Re: Aw: Re: [stella] OT: Programming, CS theory

Subject: Re: Aw: Re: [stella] OT: Programming, CS theory
From: Erik Mooney <erik@xxxxxxxxxx>
Date: Fri, 26 Oct 2001 14:57:07 -0400
10/26/2001 1:40:20 PM, "Glenn Saunders" <cybpunks@xxxxxxxxxxx> wrote:

>If we're talking about syntax, what I dislike the most about assembly syntax 
>vs. high level languages is how hard it is to visualize the differences 
>between a plain old label and a subroutine.
>There is no "Function DrawScreen()" sort of syntax.  A label is a label is a 
>So if you have a big subroutine it's hard to differentiate the natural 
>startpoint from internal labels used by loops and branching stuff.

Naturally.  There's why assembler programs require very liberal doses of
comments.  Look at my INV source, which delineates those reasonably well.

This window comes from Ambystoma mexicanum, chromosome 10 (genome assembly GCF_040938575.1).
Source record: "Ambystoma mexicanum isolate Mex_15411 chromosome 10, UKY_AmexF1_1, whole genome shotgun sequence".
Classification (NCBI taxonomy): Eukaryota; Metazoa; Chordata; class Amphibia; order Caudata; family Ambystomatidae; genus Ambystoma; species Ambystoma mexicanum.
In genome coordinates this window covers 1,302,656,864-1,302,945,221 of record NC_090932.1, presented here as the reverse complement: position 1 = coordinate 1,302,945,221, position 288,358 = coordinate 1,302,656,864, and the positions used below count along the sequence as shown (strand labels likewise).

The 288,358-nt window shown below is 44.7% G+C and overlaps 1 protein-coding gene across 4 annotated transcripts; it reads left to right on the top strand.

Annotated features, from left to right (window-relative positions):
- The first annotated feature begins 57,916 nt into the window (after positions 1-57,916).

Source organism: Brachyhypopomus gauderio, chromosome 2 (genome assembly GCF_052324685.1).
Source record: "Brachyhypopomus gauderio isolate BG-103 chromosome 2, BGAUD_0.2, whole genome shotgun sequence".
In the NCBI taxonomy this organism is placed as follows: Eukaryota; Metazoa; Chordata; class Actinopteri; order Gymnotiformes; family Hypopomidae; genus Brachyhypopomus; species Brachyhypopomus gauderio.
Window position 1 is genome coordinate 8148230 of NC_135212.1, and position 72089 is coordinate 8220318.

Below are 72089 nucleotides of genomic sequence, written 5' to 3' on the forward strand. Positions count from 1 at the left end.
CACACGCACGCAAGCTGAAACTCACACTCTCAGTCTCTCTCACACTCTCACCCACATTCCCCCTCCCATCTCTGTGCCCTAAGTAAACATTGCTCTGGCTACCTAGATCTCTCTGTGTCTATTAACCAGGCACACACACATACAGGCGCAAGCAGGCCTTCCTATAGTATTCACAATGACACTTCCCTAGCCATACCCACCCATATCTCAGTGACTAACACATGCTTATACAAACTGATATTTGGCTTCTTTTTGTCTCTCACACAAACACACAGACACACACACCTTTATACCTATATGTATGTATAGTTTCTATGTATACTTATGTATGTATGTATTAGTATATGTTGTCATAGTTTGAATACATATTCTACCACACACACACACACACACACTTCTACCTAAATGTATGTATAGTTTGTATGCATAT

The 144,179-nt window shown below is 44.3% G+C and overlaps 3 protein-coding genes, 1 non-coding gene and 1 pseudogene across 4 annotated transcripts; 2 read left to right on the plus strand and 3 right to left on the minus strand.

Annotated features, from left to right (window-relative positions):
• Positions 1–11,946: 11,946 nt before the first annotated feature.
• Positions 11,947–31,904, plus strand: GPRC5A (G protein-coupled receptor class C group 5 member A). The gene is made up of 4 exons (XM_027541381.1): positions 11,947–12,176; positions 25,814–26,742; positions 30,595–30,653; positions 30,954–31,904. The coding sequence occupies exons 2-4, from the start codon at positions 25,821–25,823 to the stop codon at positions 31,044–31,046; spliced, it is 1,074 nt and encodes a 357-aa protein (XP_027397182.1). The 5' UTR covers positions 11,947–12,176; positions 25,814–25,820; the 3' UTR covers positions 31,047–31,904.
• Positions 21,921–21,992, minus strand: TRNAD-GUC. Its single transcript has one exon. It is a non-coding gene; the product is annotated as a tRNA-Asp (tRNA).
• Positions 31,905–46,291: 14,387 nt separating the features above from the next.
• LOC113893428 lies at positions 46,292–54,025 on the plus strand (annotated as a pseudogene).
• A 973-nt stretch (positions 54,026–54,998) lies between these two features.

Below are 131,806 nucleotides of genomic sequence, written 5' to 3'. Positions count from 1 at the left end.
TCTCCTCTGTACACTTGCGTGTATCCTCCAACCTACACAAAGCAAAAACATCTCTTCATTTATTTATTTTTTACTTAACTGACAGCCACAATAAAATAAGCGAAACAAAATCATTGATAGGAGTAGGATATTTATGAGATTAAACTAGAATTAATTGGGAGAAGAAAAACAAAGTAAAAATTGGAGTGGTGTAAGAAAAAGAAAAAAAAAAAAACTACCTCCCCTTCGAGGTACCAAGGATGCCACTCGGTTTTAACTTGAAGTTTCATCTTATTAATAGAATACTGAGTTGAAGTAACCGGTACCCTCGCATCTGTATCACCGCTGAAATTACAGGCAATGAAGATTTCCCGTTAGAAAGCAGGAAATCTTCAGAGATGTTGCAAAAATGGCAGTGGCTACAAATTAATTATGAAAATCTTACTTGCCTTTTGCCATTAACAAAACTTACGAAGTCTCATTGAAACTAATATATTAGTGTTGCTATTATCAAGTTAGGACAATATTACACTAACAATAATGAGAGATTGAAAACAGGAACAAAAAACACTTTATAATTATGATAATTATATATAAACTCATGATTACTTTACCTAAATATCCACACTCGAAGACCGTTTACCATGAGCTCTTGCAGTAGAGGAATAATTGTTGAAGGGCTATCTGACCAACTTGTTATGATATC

>It's also a little hard to think of a subroutine as not having to have a 
>singular startpoint.  You can seek into and JSR into any line of a 
>subroutine you want.  You can't do that in any other language I know of.

GW-BASIC (and Apple ][, C-64, TI-99, etc BASIC.)  More fundamentally, any
line-number-based language will allow that, and assembler is inherently so
because every instruction has an address.

>(An example of where this is used is in Manuel's horizontal positioning 
>subroutine.  It seeks to a different startpoint for P0 vs. P1.)
>Plus it's hard to think about function parameters either, since there are no 
>rules for how to pass parameters to assembly subroutines.  You can use the 
>stack, use the registers, or use general RAM.

Yup, and there is no one best way; it varies greatly depending on the
routine and situation.  Which only practical programming experience can
tell you.  All three are sometimes best for use in 2600 programming, and the
only way to make it clear in the assembly source is to comment it.

Archives (includes files) at
Unsub & more at

Current Thread